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Future USC CarolinaCards to include SAVIP hotline

USC students, faculty and staff could see a change to their CarolinaCards in the fall 2024 semester with the addition of the Sexual Assault and Violence Intervention & Prevention hotline to the back of all future cards. 

The SAVIP hotline is available 24/7, and it connects members of the USC community with confidential interpersonal violence advocates. The hotline also provides support for various scenarios, including academic assistance as well as housing and workplace accommodations, said Ashley Quirk, the associate director of SAVIP.

"Our advocates provide support — really empowerment-based support — to primary and secondary survivors of interpersonal violence," Quirk said. "Here, we define interpersonal violence as any form of violence. ... Some of the key areas are sexual assault, domestic, dating, relationship violence, any kind of stalking and harassment."

Quirk said putting the hotline on the back of CarolinaCards is just an extra measure to ensure that the number is easily accessible to people. 

Aidan Gruner, a first-year exercise science student and student senator, said the prototypes for the new CarolinaCards were developed over spring break and the next step is to physically print them out. The goal is to have the new prototypes finalized so that they will be available for the incoming freshman class to receive cards with the hotline.

For students and staff who already have CarolinaCards, they will not have to get a new one unless their current card is lost or needs to be replaced, Gruner said. 

Gruner wrote the bill that proposed the addition of the hotline to the back of CarolinaCards. He said the bill holds a personal significance for him, which inspired him to advocate for it.  

"The inspiration behind the bill actually dates back to the same reason I chose to join senate, which was because I was hearing a lot of different cases regarding sexual assault (and) harassment, and I wanted to make a difference for that," Gruner said. "After a couple of my friends had circumstances where a few of them were assaulted or mistreated, that was, you could say, the nail in the coffin that led me to want to do everything I could to advocate and help make change and to hopefully bring a resource that could help so many others." 

Gruner said he sought a resource that could effectively address students' needs, such as advocacy, legal assistance and counseling, and he found that SAVIP encompassed all of these aspects. He observed that there's still a lack of awareness among many students — mainly underclassmen — regarding the organization and now aims to increase awareness about the organization and the resources it can provide to students.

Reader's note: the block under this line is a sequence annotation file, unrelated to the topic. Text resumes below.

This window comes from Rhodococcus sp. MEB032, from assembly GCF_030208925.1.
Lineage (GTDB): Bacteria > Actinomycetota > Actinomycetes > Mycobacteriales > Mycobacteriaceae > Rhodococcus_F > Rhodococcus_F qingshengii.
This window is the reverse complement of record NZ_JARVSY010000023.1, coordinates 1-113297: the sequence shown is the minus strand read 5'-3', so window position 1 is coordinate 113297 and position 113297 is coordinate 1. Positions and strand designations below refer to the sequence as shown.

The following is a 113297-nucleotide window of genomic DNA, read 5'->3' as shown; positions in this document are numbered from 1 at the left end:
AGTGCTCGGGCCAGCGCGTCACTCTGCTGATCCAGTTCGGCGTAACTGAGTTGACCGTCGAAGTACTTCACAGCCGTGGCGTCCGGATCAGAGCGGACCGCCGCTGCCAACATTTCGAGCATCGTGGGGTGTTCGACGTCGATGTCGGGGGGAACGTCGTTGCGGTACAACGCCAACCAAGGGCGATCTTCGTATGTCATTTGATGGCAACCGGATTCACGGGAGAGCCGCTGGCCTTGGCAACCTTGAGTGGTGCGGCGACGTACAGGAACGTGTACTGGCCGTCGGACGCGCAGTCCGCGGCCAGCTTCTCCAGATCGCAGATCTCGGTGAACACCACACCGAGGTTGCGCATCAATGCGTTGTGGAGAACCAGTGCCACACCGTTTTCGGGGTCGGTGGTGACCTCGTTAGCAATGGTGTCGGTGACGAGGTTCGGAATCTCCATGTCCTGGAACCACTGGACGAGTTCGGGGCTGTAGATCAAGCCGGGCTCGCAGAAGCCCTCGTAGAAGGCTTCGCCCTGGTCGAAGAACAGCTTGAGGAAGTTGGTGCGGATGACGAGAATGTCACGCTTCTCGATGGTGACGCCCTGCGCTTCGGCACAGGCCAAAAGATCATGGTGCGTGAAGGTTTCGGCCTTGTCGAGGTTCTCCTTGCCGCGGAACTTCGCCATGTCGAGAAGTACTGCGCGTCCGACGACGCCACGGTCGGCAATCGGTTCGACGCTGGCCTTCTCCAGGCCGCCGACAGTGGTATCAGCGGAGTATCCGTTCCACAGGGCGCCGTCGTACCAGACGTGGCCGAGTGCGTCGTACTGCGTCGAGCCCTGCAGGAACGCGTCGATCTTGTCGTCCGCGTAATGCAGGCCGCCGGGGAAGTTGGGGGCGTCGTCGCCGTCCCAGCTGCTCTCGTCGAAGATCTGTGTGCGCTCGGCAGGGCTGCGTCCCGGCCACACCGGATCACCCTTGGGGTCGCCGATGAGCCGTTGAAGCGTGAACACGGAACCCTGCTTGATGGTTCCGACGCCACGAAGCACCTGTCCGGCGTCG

Since Gruner's bill was passed at the end of February, he has been able to visit various campus offices, such as SAVIP and CarolinaCard, to ensure his legislation is enacted. 

"Senator Gruner came to me kind of with this initiative and really a passion for making sure that folks in the Carolina community knew about ... the important topics that we serve (and) what our resource means for students and being able to have that directly on campus," Quirk said. 

Quirk and Gruner said the abundance of information students receive about available resources on campus can be overwhelming. When students are in a crisis moment, they might not know who to reach out and talk to, Quirk said. So putting the hotline on the back of CarolinaCards allows students to have an easily accessible resource right at the tips of their fingers.

"It's important to have this number accessible because a lot of both research and personal stories that I've heard from students has been that a lot of people have situations, and they want to report it, and they want to talk about it, but the problem is they don't know who to (report it to)," Gruner said. "SAVIP is here to help bridge that gap, but a lot of students aren't often aware of who to talk to, and even if they do, what can that resource provide to them."

When Gruner went to the CarolinaCard office to discuss adding the hotline, he was met with support by members of the staff. 

"When (Senator Gruner) came to me early on in the semester, and we've had a couple of meetings to talk about this, I was immediately supportive just because, again, any time that the CarolinaCard can be used as a resource to provide information to students and others, I think it's a good thing," said Joseph Fortune, the director of business affairs. 

Adding new features to the CarolinaCard does not happen often, Fortune said. Typically, requests such as Gruner's undergo an initial review by the Division of Student Affairs and Academic Support before proceeding to the CarolinaCard office. The decision to implement changes depends on multiple factors, such as available space on the card and community impact potential, he said. 

Despite the various steps required to add new features to CarolinaCards, Fortune said adding the hotline to the card was the right thing to do for the student body.

"The CarolinaCard (is) kind of a passport for everything. I think part of it is that it also serves as a resource," Fortune said. "Having SAVIP and other information on the back of the card is just — we think that is a great resource location for students. So everything from the SAVIP piece to the national suicide lifeline text piece on the back and hotline on the back, it's an easily accessible place for resources."

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Editor's note: A previous version of this article contained an illustration that misrepresented where the SAVIP number will go on the CarolinaCard. The illustration has been corrected to show that the number will be placed on the back of it.


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